"My rule was I wouldn't recruit a kid if he had grass in front of his house.
That's not my world. My world was a cracked sidewalk." —Al McGuire

Tuesday, March 03, 2009

Lazar needs to be 3rd star for Elite 8/Final 4 Run

Historically, it takes three stars to make a Final Four run. For purposes of this article, I will define stars as players who will be drafted by the NBA after the season in question, or the following season.

This is the best predictor of which teams will make a deep NCAA run that I have found. When going through all Division I teams from the 2000-01 season to last year, there have been 46 teams with three or more future NBA draft choices and almost half of them – 46% - have made the Final Four. By contrast there have been 91 teams with just two future NBA draftees, and only 3 of them (3%) have made the Final Four. Texas and Kansas in – gulp – 2003, and LSU in 2006.

Granted, teams with MORE THAN 3 stars have been almost a sure lock for the Final Four, but even teams with exactly 3 future draftees have made the Elite Eight 48% of the time and the Final Four 35% of the time. The following is the breakdown:

Drafted playersTotal TeamsElite 8%Elite 8Final Four% Final FourNCAA Champions
4+151387%1067%Du 01, Md 02, Fl 06-07, Ka 08
3311548%1135%UCon 04, NC 05
1283135%62%Syr 03

So the question now is, does Marquette belong in the “3” row, with an even shot at the Elite 8 and a better than 1-in-3 shot at the Final Four, or in the “2” row where an Elite 8 is a longshot?

With Jerel McNeal knocking on the door of the 1st round at No. 32 in the latest nbadraft.net mock draft, and Wes Matthews closing fast at No. 50, Marquette clearly has two stars ready for the big dance. The variable here is Lazar Hayward, who has been in and out of the 2010 mock draft at nbadraft.net. I believe the NCAA run hinges on whether or not MU gets the ball to Lazar and he plays at that NBA-draftee level down the stretch.

If Lazar is NBA draftee No. 3, then we belong in this group:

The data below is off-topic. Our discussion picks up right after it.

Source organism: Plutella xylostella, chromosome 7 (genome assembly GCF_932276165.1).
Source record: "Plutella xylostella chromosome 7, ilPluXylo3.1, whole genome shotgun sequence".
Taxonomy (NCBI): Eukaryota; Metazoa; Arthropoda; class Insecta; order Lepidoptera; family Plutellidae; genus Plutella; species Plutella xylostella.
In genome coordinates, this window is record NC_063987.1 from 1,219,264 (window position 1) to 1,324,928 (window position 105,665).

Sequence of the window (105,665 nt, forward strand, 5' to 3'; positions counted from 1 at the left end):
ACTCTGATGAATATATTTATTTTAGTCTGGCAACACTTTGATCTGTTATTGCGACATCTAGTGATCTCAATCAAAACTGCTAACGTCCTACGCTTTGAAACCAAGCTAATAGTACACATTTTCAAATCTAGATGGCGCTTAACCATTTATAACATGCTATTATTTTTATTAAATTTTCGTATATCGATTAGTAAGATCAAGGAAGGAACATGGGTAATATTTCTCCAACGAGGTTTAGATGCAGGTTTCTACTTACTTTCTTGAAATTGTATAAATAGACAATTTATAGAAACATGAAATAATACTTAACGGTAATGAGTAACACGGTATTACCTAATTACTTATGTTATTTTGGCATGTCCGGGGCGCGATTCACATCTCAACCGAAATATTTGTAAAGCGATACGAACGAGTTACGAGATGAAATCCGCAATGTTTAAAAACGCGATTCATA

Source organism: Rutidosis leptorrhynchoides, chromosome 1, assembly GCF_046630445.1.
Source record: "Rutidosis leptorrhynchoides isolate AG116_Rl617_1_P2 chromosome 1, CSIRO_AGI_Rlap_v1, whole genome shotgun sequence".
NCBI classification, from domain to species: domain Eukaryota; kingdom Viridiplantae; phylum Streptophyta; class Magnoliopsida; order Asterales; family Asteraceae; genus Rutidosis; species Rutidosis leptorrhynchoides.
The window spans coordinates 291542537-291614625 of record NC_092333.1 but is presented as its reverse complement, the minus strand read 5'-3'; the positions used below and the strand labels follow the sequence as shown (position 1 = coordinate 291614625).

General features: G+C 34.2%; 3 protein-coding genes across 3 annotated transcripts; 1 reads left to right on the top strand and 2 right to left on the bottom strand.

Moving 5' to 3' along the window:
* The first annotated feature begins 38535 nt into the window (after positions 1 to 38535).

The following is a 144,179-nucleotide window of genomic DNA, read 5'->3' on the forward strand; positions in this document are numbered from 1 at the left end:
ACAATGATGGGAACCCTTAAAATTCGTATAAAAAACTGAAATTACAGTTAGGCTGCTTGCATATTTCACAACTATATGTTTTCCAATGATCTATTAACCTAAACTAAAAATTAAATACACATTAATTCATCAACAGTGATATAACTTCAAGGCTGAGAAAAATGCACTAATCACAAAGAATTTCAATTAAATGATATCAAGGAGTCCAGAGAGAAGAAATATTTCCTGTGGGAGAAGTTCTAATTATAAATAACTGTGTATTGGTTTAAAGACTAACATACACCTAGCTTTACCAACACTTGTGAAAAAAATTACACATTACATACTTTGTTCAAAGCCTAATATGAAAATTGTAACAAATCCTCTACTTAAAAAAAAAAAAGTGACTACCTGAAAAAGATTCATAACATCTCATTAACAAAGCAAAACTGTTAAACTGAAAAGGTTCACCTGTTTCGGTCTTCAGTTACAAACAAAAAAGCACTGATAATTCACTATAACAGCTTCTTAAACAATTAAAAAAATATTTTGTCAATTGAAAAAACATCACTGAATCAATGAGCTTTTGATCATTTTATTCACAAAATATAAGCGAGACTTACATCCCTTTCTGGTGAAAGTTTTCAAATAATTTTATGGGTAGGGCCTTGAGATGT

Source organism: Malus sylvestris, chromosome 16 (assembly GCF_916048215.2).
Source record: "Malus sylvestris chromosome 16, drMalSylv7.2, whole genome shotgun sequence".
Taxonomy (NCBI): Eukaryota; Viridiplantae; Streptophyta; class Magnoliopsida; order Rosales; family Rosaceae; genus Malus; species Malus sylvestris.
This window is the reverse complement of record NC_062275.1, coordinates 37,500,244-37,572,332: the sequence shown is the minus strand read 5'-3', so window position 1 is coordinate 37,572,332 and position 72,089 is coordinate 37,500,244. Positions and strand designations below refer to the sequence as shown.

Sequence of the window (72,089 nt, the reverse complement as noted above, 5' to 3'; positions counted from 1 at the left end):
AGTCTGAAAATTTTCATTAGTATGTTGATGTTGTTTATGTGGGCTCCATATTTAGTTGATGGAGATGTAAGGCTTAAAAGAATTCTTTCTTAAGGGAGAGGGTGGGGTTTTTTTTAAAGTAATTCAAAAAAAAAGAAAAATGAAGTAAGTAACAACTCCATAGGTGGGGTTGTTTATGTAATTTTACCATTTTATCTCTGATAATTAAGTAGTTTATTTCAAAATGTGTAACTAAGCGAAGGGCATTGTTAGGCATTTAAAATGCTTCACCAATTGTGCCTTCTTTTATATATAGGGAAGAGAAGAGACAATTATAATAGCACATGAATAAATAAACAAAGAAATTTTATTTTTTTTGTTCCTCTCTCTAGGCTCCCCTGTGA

North Carolina
Oklahoma State
Wake Forest

This wouldn't be the list I'd draw up of the 10 teams most likely to make the Elite 8, but based on the strong correlation between draftees and the NCAA bracket, you may want to put a couple of these down for extra upset wins.

If not, and it’s just Wes and Jerel, then we belong in this group.

Arizona St.
Ohio State
West Virginia

Certainly Oklahoma and other one-draftee teams can remember Syracuse’s 2003 run behind Carmelo Anthony as the only time a team with fewer than 2 NBA draftees made it all the way, but the odds are against them.

I’m looking forward to Lazar playing like the true superstar that he is for this big run.


Bob said...

Awesome analysis. The real question is one of "heart." The last two games have been spectacular displays of heart. The "heart" needs adjustments to strategy given the loss of Dominic's talent.

Unknown said...

What about George Mason? Has it occurred to anybody that maybe some marginal prospects are being drafted BECAUSE they made the Final Four? This theory is deeply flawed. MU didn't make the FF in 2003 because they had 3 future NBA player in Wade, Novak and Diener. They made it because they had an effective inside/outside game and they would never have been in NO without Jackson and Merritt

Gene Frenkle said...

Wow. That analysis answered a lot of questions I've had about NBA-type players vs. NCAA chances. Awesome work guys.

wisblue said...

I'd phrase this differently. Hayward is going to have to shine for MU to win one or two games in the NCAA. Unless they can upset Pitt or make it to the Big East semifinals MU may be looking at one of those 7 or 8 seeds that almost ensures an early exit.

JohnPudner said...

Richard - I'm not what your question about George Mason (2006). They did not have any marginal players drafted - they had NOONE drafted and are one of the two teams, along with Oklahoma in 2002, who went Final Four without an NBA draftee. Oklahoma is the more amazing of the two, since they went back to the Elite 8 the next year - still without a future NBA draft pick. I understand your argument on marginal players getting drafted bceause of big runs, and decades ago that may have been accurate, but the NBA scouting is so intense now and so much is on the line with every pick, that I just can't believe they are making emotional picks based on a nice NCAA run. I went into the spreadsheet with an open mind, and was just stunned at how strong the correlation was in the end.

Anonymous said...

If I'm reading this right, then there are usually about 5 teams a year with 3+ NBA draft picks. (45 teams over 8 years)

But this year, you've got 10 teams on the 3+ list. I'm wondering if you're overcounting potential NBA picks.

Or maybe this year the picks are overly concentrated on just a few teams.

bma725 said...

Keep in mind that while Syracuse only had one player drafted in that year or the following year, he was not the only NBA player on the team.

Hakim Warrick was a starter on that team as a sophomore, and made the key play in them winning the championship. He stayed in college two more years and ended up being a first round pick after his senior year.